Monday, March 30, 2009
Sunday, March 29, 2009
Peirce's Contributions to Baldwin's Dictionary. The whole Dictionary of Philosophy and Psychology is now online in a few places, as you've noted in your Wikipedia Peirce-bibliography page, but those online versions are not very easy to use for finding Peirce's contributions to it, unless you already know where to look. The page on my site makes it easier to find them, especially those in the P-Z range, than any other resource i know of. Some are included in the file itself, and i've given the original Baldwin page numbers for those i haven't yet had time to include. The Peirce Edition Project will eventually publish a volume devoted to these, no doubt, but that's probably at least a decade away; in the meantime, i think my page can be useful to researchers. (I'd like to include more of the P-Z entries in the file itself but have some other priorities at the moment.)
Saturday, March 28, 2009
But first, this note which Joe sent to peirce-l yesterday:
Now for the main course. You can read the thread with further posts by clicking on the link http://thread.gmane.org/gmane.science.philosophy.peirce/5285.
----- Original Message -----
From: "Joseph Ransdell"
To: "Peirce Discussion Forum"
Sent: Friday, March 27, 2009 11:38 AM
Subject: RE: [peirce-l] Query
Irving Anellis asks whether "this new Peirce blog is a replacement for the listserve forum".
No, definitely not. The idea is rather to augment the functionality of the peirce-l forum by establishing some connections that will result insomething like an accumulating memory of the forum user community. In otherwords, the Peirce Blog could be regarded as a facility of the forum. The ARISBE website could be regarded as another facility of it. All three --peirce-l, ARISBE, and The Peirce Blog -- are independently based. But the real world physical basis -- the vast global complex of computing machinery-- underlying all of it is not normally of interest to the participants or users of the facilities.
ARISBE website: http://www.cspeirce.com/
From: Joseph RansdellP.S. (about an hour after I first posted this). Clark Goble a few days ago set forth some ideas which told me what this blog could start out by doing, thus giving me the impetus actually to launch it.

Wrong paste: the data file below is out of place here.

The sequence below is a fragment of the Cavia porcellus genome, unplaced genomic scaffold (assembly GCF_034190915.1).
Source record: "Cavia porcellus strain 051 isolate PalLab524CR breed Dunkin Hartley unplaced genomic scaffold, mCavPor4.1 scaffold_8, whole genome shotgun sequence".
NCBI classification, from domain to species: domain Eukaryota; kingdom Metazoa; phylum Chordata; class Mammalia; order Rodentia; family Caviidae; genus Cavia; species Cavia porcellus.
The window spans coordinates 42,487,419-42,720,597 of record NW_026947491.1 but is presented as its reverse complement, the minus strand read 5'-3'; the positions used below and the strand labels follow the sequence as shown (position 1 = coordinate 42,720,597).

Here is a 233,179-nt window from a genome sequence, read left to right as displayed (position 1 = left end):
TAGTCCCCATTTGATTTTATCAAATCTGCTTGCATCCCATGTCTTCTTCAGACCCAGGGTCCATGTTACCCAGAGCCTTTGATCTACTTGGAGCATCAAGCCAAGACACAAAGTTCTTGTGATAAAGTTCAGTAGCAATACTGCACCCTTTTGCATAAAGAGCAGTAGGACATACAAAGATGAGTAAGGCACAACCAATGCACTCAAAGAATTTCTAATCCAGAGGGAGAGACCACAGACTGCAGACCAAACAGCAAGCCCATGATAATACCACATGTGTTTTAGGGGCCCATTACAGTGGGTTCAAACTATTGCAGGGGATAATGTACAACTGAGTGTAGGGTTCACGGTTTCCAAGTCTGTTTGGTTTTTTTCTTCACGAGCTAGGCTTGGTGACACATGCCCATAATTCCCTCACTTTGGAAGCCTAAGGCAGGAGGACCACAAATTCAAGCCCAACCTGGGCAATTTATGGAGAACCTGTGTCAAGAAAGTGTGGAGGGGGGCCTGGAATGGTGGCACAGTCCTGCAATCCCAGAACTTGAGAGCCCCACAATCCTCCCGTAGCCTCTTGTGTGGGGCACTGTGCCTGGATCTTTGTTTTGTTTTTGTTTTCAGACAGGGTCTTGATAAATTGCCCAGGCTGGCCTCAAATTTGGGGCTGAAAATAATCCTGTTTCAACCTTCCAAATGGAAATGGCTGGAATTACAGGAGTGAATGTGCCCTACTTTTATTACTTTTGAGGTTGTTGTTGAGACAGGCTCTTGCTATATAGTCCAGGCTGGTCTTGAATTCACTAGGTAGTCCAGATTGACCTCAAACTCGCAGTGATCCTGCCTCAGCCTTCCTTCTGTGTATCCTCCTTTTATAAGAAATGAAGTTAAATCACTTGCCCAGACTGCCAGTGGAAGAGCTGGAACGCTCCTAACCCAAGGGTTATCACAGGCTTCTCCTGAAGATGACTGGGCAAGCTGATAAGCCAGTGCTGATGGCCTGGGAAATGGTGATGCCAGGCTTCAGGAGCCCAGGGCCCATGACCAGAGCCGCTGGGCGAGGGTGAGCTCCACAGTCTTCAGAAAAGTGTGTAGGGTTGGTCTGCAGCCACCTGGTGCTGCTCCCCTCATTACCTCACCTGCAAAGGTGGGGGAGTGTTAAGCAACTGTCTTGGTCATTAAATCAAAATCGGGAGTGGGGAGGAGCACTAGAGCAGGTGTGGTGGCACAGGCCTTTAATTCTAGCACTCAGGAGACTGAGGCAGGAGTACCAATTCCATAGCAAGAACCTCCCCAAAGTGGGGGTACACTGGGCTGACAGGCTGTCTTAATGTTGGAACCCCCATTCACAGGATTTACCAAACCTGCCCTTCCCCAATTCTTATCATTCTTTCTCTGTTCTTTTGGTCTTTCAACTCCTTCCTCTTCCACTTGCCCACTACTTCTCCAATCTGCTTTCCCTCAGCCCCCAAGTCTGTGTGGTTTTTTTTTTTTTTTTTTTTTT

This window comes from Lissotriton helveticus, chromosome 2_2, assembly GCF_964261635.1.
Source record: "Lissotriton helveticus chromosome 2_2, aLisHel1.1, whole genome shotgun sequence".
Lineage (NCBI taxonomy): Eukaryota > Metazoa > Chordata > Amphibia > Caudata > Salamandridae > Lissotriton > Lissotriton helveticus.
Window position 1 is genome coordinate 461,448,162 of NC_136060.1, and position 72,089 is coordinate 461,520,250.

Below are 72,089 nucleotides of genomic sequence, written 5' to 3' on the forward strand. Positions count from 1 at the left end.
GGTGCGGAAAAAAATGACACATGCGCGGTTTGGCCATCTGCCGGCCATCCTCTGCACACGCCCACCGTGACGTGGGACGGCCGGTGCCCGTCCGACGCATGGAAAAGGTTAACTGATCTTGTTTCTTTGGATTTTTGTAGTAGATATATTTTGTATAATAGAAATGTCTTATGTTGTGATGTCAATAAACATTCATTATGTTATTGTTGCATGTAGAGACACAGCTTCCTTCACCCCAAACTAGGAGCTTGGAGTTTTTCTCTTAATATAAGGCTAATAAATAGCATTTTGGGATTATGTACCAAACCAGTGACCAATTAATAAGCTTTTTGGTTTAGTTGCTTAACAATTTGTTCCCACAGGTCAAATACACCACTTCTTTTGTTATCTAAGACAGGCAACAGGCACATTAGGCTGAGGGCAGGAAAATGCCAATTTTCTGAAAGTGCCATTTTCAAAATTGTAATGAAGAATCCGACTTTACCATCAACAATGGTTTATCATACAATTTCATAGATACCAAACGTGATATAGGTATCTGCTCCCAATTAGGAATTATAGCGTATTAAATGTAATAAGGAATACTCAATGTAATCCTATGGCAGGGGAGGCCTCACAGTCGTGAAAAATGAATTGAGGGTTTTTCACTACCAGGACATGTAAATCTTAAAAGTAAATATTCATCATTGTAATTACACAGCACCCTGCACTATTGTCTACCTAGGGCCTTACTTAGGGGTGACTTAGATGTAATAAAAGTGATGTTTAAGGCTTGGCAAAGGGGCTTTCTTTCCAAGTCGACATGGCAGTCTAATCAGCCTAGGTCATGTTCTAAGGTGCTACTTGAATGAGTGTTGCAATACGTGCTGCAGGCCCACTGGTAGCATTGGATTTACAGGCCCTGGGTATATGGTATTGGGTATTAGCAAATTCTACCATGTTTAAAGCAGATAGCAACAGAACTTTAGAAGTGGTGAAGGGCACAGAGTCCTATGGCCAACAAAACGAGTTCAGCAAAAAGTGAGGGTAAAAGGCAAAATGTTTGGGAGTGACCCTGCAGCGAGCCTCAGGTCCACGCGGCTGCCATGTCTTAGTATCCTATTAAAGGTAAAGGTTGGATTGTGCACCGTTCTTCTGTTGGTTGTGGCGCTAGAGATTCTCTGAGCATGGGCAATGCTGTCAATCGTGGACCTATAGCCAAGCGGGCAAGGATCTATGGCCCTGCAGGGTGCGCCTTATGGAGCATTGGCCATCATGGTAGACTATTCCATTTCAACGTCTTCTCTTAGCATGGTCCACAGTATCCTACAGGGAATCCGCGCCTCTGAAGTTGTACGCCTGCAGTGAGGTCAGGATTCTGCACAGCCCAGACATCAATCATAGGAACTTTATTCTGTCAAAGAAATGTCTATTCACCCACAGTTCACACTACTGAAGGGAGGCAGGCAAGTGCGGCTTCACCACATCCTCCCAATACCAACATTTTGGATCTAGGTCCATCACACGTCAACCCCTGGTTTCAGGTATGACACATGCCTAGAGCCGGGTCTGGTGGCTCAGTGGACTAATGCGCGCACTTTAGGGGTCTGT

To: "Peirce Discussion Forum"
Sent: Monday, March 23, 2009 8:04 PM
Subject: [peirce-l] problem of giving real memory to the forum
To the list generally, but to Ben Udell and [name deleted at request of the named — B.U. 11/27/2015] in particular:
In reading through your messages recently in connection with the tables you created, Ben, I noticed that you were able to provide links (URLs) which not only accessed the messages in the archives effectively but also enabled access to the attachments to the messages, such as some of the diagrams of the sign classification system. This will doubtless seem relatively trivial to you, but It never occurred to me that one could do this. Thinking about this referential ability rather than about the content retrieved, it occurred to me that with one additional element added, namely, something like a topical blog or a topically ordered system of blogs for referential messages of that sort, it might be possible to provide something like a real memory structure for the forum, or perhaps I should say a standing basis for such a structure. Or at least a step towards that.
I suppose the memory structure proper for the forum would have to be regarded as primarily a property of its user community -- a complex of skills and propensities of use -- rather than of any technical structure of access such as the internet as a physical mechanism or the computer as a programming resource for shaping that mechanism might provide. But you certainly don't have human memory simply in virtue of having a record of informational content available for use in principle in the form of archives containing configurations of switches on computer systems here and there if people cannot avail themselves of these mechanisms easily enough and "naturally" enough for them to be willing to go to the trouble of doing so. The archive for the Lyris listserver system which PEIRCE-L uses (which was not of my choice) enables access in principle and is of some practical use but not much, as it seems to me, unless it is augmented in some way. Your use of it shows that it can in fact be used effectively, but this is a special skill (or is embedded in a complex of skills) that most of us don't have and won't be likely to cultivate enough to make it possible to integrate that continually accumulating archival content into an ongoing collective understanding that would constitute a real growth of an ongoing communal understanding unless some further component is added to it: some further facility that would be, in some sense, constantly at hand. Something like the blog, or a system of blogs, might provide what is wanted -- one which featured messages like yours in response to Søren, which leads very efficiently back into the archival material and makes it current again.